Over the succeeding chapters, Fortey introduces us to the velvet worm in New Zealand, the colorful archaea microbes in Yellowstone National Park, the lovely Norwegian fir moss, the not-so-lovely lungfish. He values all their stories. “I would like to use the term biography if the word had not already been hijacked for humans.”
How did these survivors endure? “Survival is about endurance of habitat. Every organism has a place where it fits in, earns a living, reproduces—a niche in nature.” One common habitat that endures is the tidal flat, where the shallow sea meets the muddy shore. Organisms can burrow, find oxygen in the water and air, find food through filtering or scavenging. Here are horseshoe crabs, snails, small fish, many plants. “This habitat does seem like a good place to be for an organism with conservative tendencies. If its own place survives, then so will the beast. It is the right place to weather mass extinctions that affect many other environments more severely.…Stick-in-the-muds last longest.”
And as for species themselves, “there are particular properties of the organism itself that may have helped with endurance.” “Many… seem to have long life spans.” Horseshoe crabs, for example, take a decade to mature. And some enduring animals invest more resources in fewer progeny by producing “relatively large eggs or few offspring.” But there are no fool-proof formulae for long-term survival. “We must never forget about being in the right place at the right time. The inescapable truth is that the luck for old timers will eventually run out. It always does.”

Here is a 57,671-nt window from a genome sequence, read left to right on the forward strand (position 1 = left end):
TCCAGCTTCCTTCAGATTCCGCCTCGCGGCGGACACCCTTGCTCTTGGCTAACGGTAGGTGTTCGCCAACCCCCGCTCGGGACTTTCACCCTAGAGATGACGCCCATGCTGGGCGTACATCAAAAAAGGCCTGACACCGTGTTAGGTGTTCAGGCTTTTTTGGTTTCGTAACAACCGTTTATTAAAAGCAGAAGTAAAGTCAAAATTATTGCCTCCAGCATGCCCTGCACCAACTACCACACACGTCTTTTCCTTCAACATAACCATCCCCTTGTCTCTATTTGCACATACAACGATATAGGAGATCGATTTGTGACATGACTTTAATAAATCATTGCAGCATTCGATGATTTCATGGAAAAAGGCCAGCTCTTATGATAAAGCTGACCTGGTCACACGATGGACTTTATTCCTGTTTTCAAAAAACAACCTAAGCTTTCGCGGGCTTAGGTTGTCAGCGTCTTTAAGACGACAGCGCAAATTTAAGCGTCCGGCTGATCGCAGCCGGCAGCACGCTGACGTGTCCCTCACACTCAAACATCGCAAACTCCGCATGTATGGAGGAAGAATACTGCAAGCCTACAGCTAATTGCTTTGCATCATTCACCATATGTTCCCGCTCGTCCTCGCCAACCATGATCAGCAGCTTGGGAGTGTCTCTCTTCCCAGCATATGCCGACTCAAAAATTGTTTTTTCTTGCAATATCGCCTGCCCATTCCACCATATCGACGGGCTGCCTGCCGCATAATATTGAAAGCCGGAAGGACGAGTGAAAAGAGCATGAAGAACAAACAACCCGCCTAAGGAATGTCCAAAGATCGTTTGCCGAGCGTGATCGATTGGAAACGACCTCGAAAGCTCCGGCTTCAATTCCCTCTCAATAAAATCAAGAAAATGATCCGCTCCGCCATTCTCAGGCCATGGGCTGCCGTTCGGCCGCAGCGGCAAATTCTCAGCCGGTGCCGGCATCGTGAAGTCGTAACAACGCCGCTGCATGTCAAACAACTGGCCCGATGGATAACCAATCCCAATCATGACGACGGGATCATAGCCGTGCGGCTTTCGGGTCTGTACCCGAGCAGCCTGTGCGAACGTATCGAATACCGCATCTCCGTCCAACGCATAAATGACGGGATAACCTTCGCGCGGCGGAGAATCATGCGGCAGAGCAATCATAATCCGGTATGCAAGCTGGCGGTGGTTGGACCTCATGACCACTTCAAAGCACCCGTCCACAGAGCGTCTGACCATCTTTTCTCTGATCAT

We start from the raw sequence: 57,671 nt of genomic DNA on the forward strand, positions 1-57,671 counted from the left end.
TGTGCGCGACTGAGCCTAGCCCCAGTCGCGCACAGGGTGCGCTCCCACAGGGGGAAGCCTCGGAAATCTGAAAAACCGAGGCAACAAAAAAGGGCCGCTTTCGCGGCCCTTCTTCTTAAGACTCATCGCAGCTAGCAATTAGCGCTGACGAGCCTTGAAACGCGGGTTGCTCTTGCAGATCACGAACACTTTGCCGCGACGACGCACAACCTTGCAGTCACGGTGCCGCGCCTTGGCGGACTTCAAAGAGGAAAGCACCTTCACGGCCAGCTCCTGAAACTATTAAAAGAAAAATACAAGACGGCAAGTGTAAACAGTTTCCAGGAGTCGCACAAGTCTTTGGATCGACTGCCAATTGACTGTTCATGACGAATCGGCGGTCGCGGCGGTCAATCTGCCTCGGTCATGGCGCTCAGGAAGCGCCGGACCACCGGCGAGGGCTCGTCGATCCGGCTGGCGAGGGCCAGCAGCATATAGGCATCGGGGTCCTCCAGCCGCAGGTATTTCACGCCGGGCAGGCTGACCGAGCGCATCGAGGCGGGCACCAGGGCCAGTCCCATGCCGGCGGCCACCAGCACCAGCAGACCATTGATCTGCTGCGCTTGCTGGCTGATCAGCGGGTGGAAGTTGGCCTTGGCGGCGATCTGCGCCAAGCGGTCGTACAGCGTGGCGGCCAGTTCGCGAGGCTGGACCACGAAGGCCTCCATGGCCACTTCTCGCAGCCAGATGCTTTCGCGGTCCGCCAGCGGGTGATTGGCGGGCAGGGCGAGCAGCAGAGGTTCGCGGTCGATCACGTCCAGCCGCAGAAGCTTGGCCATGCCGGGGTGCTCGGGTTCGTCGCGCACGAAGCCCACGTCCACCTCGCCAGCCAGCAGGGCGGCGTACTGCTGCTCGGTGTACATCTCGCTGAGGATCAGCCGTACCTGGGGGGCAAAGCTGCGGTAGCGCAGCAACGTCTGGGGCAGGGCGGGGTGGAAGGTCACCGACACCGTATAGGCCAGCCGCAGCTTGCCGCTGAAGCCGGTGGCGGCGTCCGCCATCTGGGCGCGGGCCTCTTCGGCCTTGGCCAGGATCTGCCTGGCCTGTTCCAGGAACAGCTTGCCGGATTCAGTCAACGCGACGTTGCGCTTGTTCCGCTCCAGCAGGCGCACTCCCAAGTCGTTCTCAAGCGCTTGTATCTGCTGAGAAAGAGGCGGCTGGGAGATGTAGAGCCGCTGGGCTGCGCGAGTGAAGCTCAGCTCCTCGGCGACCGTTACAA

Even for humans? The unanswered question hangs over the final pages. Will humans be counted among the million-year survivors in the future? Certainly, Fortey does not go easy on us.